MacDonald Illig


Legal Experts Share Secrets to Successful Succession Planning

Finding the right timing to announce a succession plan may seem like a major challenge. But how a plan is drafted and executed is extremely critical. Here, Attorneys James Spoden and Craig Shamburg of MacDonald Illig in Erie, Pennsylvania, discuss some of the key areas that employers need to consider when developing an effective business succession plan.

Succession planning is critical to the future of businesses. However, it is not merely about appointing a successor, but also planning to avoid potential issues. Please explain.

A successful plan requires a business owner to first evaluate his or her financial plan and estate plan and then conduct an honest assessment of the type of transaction he or she is considering. Business owners are looking to transfer their business to family members, co-owners, employees, third parties and possibly no one. In some cases, succession or sale is unavailable and the business owner chooses to liquidate.

Is succession planning the same as exit planning?

Succession planning may or may not be exit planning depending upon who is the successor. A sale to a co-owner likely will result in a business owner’s exit. Transfers to family members or employees often involve some continuity of organization and a transition plan that requires the business owner to remain a part of the transition process. Sales to third parties, whether a strategic buyer or financial buyer, often involve transition agreements and employment or consulting agreements for a limited period of time following the closing.

In some cases, financial buyers also want the business owner to retain a partial investment in the business to ensure its orderly transition and success.

What enables a succession plan to succeed?

A sale to a third party often succeeds because the business owner is able to convert his or her business investment into cash proceeds; and, if that is the objective, success is assured with  careful  planning and execution. Sales to co-owners have a similar outcome. Sales to family members or employees, whether they take the form of a cash sale or more often some type of deferred payment, succeed if the family members and/or employees who succeed to the ownership and operation of the business are prepared and qualified to undertake those tasks. A transaction that is not overleveraged and thoroughly vetted is also more likely to succeed.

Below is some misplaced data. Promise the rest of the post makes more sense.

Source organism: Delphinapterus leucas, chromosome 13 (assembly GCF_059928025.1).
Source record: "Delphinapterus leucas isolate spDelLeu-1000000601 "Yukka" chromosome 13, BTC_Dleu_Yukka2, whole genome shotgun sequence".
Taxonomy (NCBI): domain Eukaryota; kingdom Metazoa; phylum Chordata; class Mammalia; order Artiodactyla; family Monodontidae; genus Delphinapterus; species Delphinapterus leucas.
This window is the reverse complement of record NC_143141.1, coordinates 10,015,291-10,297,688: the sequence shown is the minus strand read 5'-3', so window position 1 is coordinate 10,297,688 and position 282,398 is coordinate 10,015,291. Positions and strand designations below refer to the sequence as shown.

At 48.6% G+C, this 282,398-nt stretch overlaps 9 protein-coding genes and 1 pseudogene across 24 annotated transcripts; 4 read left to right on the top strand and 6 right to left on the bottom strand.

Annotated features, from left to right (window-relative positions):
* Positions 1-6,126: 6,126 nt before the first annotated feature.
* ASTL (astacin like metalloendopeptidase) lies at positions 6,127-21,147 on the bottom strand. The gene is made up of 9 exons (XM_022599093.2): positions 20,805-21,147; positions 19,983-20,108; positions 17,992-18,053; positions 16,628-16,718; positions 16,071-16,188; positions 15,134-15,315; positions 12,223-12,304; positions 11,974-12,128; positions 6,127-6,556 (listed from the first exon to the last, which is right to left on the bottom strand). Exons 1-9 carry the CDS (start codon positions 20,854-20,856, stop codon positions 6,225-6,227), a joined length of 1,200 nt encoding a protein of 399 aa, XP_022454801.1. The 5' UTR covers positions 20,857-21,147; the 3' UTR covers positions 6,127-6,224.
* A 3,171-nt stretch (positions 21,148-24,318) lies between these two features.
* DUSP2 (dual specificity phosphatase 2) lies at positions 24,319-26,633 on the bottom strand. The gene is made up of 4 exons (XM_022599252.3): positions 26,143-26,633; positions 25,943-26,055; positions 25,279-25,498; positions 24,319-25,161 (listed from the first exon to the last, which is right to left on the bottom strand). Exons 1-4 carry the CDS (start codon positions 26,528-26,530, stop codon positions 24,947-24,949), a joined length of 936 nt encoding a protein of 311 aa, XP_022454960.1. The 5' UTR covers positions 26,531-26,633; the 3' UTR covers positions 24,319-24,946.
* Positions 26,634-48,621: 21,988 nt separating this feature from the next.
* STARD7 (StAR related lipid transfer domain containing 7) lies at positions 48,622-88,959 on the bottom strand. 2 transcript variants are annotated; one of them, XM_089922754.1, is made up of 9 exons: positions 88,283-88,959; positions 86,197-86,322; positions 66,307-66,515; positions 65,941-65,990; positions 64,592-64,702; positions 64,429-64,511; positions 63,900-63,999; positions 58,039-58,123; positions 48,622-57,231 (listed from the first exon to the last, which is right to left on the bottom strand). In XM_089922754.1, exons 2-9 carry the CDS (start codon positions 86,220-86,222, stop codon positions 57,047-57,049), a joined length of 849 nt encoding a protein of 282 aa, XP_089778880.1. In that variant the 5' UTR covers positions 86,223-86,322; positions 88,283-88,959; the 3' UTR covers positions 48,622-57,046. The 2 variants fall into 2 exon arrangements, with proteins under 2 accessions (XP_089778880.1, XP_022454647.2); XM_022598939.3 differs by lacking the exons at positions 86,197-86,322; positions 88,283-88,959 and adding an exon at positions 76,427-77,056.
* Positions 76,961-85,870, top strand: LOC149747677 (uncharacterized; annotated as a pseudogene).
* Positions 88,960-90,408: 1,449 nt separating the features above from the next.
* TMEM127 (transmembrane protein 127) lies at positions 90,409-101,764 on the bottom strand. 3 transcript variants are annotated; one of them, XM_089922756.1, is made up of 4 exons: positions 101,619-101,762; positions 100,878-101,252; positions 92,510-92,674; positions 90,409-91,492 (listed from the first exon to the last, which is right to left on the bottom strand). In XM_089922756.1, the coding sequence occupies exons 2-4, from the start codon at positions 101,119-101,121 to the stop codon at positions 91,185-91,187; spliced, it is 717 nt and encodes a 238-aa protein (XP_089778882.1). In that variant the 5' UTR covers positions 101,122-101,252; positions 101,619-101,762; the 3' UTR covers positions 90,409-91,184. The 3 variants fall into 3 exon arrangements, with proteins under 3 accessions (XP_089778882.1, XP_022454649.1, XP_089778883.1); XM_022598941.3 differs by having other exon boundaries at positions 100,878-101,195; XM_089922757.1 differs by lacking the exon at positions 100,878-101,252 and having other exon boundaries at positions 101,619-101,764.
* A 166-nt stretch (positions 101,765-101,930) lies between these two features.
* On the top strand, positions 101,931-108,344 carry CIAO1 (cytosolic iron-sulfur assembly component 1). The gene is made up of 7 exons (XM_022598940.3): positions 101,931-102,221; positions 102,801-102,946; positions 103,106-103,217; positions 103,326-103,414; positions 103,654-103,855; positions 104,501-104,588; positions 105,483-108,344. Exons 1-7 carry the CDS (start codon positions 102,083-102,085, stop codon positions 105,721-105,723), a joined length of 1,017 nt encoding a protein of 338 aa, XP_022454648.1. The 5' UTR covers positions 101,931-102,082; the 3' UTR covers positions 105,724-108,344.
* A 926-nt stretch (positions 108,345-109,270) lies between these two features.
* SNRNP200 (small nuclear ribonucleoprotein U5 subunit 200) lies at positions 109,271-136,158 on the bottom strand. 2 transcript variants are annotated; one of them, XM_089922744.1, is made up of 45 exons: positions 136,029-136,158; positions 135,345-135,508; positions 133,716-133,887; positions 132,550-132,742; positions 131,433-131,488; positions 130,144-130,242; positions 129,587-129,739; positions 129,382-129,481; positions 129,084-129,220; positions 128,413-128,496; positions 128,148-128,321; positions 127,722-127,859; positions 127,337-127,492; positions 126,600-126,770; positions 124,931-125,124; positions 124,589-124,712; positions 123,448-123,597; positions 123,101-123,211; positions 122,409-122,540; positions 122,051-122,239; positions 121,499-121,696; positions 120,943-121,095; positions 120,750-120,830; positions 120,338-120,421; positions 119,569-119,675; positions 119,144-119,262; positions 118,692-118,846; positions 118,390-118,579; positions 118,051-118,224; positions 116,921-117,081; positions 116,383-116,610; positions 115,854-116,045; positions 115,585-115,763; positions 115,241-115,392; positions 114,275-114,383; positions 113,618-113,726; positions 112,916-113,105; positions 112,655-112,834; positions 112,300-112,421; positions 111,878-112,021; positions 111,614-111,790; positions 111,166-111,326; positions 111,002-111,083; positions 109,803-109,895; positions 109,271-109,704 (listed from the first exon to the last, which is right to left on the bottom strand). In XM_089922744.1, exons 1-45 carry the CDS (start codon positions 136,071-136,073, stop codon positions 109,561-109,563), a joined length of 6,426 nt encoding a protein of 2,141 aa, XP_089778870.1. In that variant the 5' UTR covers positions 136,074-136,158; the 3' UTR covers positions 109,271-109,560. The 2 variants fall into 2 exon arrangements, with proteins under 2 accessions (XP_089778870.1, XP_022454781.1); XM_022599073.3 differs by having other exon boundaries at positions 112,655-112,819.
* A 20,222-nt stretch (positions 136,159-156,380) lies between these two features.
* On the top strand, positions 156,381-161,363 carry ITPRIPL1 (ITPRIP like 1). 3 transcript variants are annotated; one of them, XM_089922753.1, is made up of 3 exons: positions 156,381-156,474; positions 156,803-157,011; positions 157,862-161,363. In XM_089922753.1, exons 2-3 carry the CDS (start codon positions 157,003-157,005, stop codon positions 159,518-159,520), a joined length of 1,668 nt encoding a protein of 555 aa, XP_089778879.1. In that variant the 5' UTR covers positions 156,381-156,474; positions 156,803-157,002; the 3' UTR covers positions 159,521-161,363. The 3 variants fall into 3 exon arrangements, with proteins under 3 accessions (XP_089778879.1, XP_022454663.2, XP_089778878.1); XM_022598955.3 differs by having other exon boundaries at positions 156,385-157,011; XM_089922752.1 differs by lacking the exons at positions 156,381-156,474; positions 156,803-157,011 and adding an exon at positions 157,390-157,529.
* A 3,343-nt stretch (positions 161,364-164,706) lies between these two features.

What legal issues need to be addressed?

The legal analysis starts with the current organizational structure of the business, its bylaws, shareholder agreement or operating agreement to determine the legal obligations of the owners. The documents may need to be amended to address the type of transaction being undertaken. An acquisition transaction for sales to third parties, co-owners, employees or family members will need to be negotiated to provide the business owner and purchaser with comprehensive representations, warranties, covenants and remedies to protect both parties. It is usually helpful to enter into a non-binding term sheet, a letter of intent or outline of the transition plan to be certain that all parties have a common understanding of the transactions before significant costs are incurred.

When is the best time to start thinking about succession issues?

Now. Every successful business has a strategic plan and depending upon the business owner’s age and financial wherewithal, business succession or transition planning is both a work in  progress and forward looking. Preparing family members and employees, and communicating goals with counsel  are critical to the business owner achieving his  or her transition vision. Achieving financial success independent from the business and establishing a retirement and estate plan will enable the business owner’s vision to be achieved.

Is there anything you would like to add?

There are no guarantees that a business owner’s transition or succession plan will succeed. There may not be family members who are interested or capable  of  running the business. Co-owners may lack liquidity and market factors may reduce negotiating leverage and sale price in transactions with co-owners. Employees frequently are not ready or able to run a business and have limited access to capital. Third parties may be difficult to find. There may not be strategic buyers such as customers or suppliers that are interested in acquiring your business and sales to private equity are often more challenging and place limits on the business owner’s ability to exit at closing.

A long-term business plan and deeper conversations with advisers and family members are necessary to achieve goals and objectives that most business owners  hope to achieve. Every situation is a little different, and it is difficult to generalize or identify one path for all businesses.